It’s very easy to get started. Up at the top of the GUI is a small button labeled HW. Clicking that will give you a menu with a long list of hardware profiles. For my setup, I chose Moog Sub Phatty from that list and it was smooth sailing after that. There are several patches to choose from in Omnisphere (under the category name of SPHAT) that you can tweak or you might want to start from scratch with just basic settings. The controls on the hardware work well with the software and I didn’t run into any issues. Say you want to switch the waveform for the LFO. No problem there. When you change it on the Sub Phatty it switches over to the same waveform in Omnisphere. The same goes for selecting the waveform type for the oscillator, and many others. If you change filter cutoff or the ADSR envelope settings, it automatically bounces you over to the correct display in Omnisphere and changes the corresponding setting.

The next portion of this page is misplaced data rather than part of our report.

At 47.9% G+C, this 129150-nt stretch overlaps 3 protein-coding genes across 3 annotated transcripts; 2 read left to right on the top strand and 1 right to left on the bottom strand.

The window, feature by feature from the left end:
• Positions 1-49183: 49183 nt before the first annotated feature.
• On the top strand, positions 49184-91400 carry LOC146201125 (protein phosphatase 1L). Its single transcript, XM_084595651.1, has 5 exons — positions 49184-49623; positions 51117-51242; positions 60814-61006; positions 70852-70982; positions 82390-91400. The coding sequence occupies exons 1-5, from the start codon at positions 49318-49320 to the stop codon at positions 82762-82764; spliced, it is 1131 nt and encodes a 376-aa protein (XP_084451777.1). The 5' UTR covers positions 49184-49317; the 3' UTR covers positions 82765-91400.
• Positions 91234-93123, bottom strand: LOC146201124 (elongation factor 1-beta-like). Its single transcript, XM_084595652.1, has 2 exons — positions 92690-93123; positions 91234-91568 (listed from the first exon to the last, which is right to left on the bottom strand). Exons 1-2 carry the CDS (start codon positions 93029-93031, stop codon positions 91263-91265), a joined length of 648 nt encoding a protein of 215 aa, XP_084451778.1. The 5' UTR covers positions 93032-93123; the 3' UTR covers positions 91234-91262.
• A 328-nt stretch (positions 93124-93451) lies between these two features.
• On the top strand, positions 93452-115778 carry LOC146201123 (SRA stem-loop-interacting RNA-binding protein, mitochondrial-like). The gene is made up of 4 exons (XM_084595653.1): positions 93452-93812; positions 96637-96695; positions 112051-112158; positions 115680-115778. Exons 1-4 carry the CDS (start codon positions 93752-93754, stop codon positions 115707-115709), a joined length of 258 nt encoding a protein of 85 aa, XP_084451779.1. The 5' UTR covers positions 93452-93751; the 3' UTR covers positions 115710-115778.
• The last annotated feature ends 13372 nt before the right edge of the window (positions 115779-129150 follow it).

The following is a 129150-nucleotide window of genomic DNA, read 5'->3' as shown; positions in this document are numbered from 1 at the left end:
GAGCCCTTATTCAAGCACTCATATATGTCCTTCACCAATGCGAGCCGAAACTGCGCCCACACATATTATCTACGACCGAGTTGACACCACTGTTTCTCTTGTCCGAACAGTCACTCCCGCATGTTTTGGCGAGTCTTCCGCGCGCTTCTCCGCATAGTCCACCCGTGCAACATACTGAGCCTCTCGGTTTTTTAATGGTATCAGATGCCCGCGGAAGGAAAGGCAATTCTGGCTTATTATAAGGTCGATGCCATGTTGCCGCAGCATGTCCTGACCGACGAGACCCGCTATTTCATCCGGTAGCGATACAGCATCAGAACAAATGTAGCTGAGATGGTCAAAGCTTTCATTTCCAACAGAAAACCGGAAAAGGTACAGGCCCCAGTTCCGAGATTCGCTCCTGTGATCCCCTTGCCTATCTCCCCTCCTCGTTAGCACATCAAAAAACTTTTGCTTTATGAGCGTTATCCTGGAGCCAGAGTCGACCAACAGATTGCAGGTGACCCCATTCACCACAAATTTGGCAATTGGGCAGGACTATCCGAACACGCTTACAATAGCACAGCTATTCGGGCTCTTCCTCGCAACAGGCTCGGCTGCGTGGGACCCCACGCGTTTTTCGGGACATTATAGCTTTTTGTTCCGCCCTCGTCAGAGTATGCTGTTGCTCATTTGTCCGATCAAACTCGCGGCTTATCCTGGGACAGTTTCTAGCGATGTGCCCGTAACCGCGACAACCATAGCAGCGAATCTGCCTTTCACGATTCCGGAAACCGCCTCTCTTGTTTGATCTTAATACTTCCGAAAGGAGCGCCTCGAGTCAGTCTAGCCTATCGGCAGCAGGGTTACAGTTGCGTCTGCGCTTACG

I noticed that within the Default Sub Phatty patch (first patch when you load the profile) there is a Moog Modular Raw Triangle sample which is used in place of the sub-oscillator in the Sub Phatty. Turning up the sub-oscillator control on the Sub Phatty increases the level for the sample in the layer. The only issue I had with that is the Sub Phatty uses a square waveform for the sub-oscillator, but it still sounds good anyway. Another thing I noticed is that none of the patches in the SPHAT category use the modeled Sub Phatty waveforms in Omnisphere, but around 90% of the patches are using the modeled Moog Modular 4X Shapes wavetable instead. It seems they designed them that way because the regular Sub Phatty modeled waveforms only blend between two different shapes. The Modular 4X type can blend between the same (or at least very similar) waveform shapes that are available on the Sub Phatty, so in that way it is much closer to feel of the original. I know it is supposed to be in the likeness of the hardware and not an emulation of sorts, but I was a little surprised when I found a patch called “Yearning Chips” in the SPHAT category which uses none of the Moog labeled waveforms at all.